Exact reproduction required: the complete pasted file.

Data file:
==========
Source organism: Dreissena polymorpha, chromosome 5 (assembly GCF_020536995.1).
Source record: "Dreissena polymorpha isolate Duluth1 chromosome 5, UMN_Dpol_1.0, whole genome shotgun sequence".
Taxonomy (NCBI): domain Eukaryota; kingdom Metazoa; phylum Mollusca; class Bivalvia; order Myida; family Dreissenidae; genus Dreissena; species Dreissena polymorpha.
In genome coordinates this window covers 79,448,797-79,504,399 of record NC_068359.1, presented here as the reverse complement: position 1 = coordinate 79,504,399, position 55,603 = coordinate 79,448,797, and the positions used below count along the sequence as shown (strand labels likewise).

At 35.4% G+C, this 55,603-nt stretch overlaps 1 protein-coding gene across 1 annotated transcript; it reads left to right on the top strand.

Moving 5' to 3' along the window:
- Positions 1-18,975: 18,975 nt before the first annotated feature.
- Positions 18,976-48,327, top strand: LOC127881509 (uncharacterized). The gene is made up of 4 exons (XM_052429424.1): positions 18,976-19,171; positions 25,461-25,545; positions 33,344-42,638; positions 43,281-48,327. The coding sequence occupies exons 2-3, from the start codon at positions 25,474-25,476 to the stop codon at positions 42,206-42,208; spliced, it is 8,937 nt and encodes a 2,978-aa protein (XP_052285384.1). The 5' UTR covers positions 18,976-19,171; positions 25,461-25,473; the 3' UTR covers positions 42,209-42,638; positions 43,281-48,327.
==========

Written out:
Source organism: Dreissena polymorpha, chromosome 5 (assembly GCF_020536995.1).
Source record: "Dreissena polymorpha isolate Duluth1 chromosome 5, UMN_Dpol_1.0, whole genome shotgun sequence".
Taxonomy (NCBI): domain Eukaryota; kingdom Metazoa; phylum Mollusca; class Bivalvia; order Myida; family Dreissenidae; genus Dreissena; species Dreissena polymorpha.
In genome coordinates this window covers 79,448,797-79,504,399 of record NC_068359.1, presented here as the reverse complement: position 1 = coordinate 79,504,399, position 55,603 = coordinate 79,448,797, and the positions used below count along the sequence as shown (strand labels likewise).

At 35.4% G+C, this 55,603-nt stretch overlaps 1 protein-coding gene across 1 annotated transcript; it reads left to right on the top strand.

Moving 5' to 3' along the window:
- Positions 1-18,975: 18,975 nt before the first annotated feature.
- Positions 18,976-48,327, top strand: LOC127881509 (uncharacterized). The gene is made up of 4 exons (XM_052429424.1): positions 18,976-19,171; positions 25,461-25,545; positions 33,344-42,638; positions 43,281-48,327. The coding sequence occupies exons 2-3, from the start codon at positions 25,474-25,476 to the stop codon at positions 42,206-42,208; spliced, it is 8,937 nt and encodes a 2,978-aa protein (XP_052285384.1). The 5' UTR covers positions 18,976-19,171; positions 25,461-25,473; the 3' UTR covers positions 42,209-42,638; positions 43,281-48,327.